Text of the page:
In order to evaluate the applicability of the regulations to more modern bicycles, the CPSC undertook a study of bicycle accidents and injuries to determine if the American bicycling public was being adequately protected. That comprehensive study culminated in a report that reaffirmed the adequacy of the regulations.2 It also reaffirmed the importance of wearing helmets, among other technical conclusions. No particular mechanical aspect of bicycles was deemed a significant cause of injury to the American cycling public. As such, the CPSC undertook no new regulatory effort to revise the regulations.

ASTM F08.10 Activities
However, bicycle components are known to fracture (see photo below). In an effort to reduce bicycle and component failures and to standardize bicycle manufacturers’ testing procedures, a new standards development activity was undertaken by ASTM Committee F08 on Sports Equipment and Facilities when it formed Subcommittee F08.10 on Bicycles in the mid-1990s. The subcommittee began to set minimum mechanical requirements for bicycles that would incorporate the more aggressive mechanical loading imparted by mountain biking and other activities. The concepts of fatigue and impact properties were applied to modern bicycles.

Broken Mountain Bike Fork
The bicycle subcommittee has shepherded a number of standards through the balloting and revision process. And more are on the way. The following list is a summary of the group’s accomplishments and current activities.

F 2043, Classification for Bicycle Usage
This standard was developed to form the design basis for other strength and durability test standards. For example, a Condition 3 level of bicycle use would be considered nonaggressive, off-road riding. Because of these categories, task groups creating standards for frames, forks, etc., are working with the same level of stresses, impact, fatigue, etc.

F 2273, Test Methods for Bicycle Forks
This standard provides the various mechanical tests that may be applied to bicycle forks in general. It defines the methods, with the performance levels left to other standard specifications for a given use classification.

F 2274, Specification for Condition 3 Bicycle Forks
This standard provides the criteria for acceptance of a bicycle fork intended for use classification 3, described above.

F 2268, Specification for Bicycle Serial Numbers
In response to requests from various police departments to aid in their work related to lost and stolen bicycles, F08.10 created a standard that would unify the location of bicycle serial numbers and the information coded into them. It is much like the vehicle identification number found on automobiles.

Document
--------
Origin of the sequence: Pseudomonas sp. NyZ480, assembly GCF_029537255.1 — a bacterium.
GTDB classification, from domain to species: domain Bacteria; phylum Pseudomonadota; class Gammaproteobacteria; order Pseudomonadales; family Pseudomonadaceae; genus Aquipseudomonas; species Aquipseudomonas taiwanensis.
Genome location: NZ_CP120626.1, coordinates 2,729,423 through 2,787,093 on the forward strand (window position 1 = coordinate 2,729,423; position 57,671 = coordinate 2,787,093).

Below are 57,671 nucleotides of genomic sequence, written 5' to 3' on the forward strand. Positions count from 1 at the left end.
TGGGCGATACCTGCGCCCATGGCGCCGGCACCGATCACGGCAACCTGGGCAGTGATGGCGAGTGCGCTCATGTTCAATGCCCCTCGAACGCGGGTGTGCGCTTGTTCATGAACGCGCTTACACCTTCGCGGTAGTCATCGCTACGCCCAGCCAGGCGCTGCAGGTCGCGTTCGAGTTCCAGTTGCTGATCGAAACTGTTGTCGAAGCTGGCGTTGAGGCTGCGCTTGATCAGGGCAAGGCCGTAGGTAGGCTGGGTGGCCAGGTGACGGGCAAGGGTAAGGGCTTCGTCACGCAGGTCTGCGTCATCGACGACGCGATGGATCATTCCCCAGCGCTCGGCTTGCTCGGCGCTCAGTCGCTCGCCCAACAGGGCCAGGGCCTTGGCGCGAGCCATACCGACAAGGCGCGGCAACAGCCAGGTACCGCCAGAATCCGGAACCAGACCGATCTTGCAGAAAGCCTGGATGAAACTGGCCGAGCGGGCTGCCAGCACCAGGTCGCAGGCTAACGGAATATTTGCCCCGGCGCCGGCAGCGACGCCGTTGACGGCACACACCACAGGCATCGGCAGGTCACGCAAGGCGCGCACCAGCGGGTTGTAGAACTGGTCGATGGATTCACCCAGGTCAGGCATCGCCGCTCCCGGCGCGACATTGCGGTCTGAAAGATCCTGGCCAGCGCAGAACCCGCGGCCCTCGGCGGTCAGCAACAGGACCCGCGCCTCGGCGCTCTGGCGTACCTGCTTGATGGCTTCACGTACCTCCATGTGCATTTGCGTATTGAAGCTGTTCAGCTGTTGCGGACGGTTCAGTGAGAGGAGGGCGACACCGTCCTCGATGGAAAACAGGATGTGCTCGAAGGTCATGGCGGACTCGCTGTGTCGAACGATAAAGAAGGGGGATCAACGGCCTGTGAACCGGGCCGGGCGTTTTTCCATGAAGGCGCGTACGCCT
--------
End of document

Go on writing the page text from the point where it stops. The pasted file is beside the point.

F 1975, Specification for Nonpowered Bicycle Trailers Designed for Human Passengers
The Task Group on Bicycle Accessories has created and continued to evolve this standard to promote the safety of passengers (usually small children) pulled in specialized trailers behind individual and tandem bicycles.

WK468, Terminology for Bicycles and Bicycle Components
This activity is a work in progress to clarify the many names that are utilized to identify the many components of a bicycle. For example, the “gooseneck” is properly called the handlebar stem.

WK464, Test Methods for Bicycle Frames
Similar to F 2273, this draft method will test bicycle frames.

WK6819, Specification for Condition 3 Bicycle Frames
This draft standard will set the criteria for mountain bike frame strength and durability.

Other areas of technical interest, such as bicycle wheels, wait for additional interested members to undertake that important work.

While Subcommittee F08.10 is the predominant bicycle standards activity in the United States, it also has international input from Canadian and European representatives. In addition, Subcommittee F08.96 is the U.S. technical advisory group to International Organization for Standardization (ISO) Technical Committee 149, Subcommitteee on Cycles.

Conclusion
The development of standards within the world bicycle community has many benefits, both to bicycle manufacturers and to the safety of cyclists themselves. The standardization of parts contributes to a diversity of bicycle components available to cyclists both as original equipment items and in the bicycle component aftermarket. The establishment of minimum performance criteria enhances the safety of those components. Worldwide cooperation in the development of consistent standards provides for enhanced safety and lower cost to manufacturers and consumers alike. //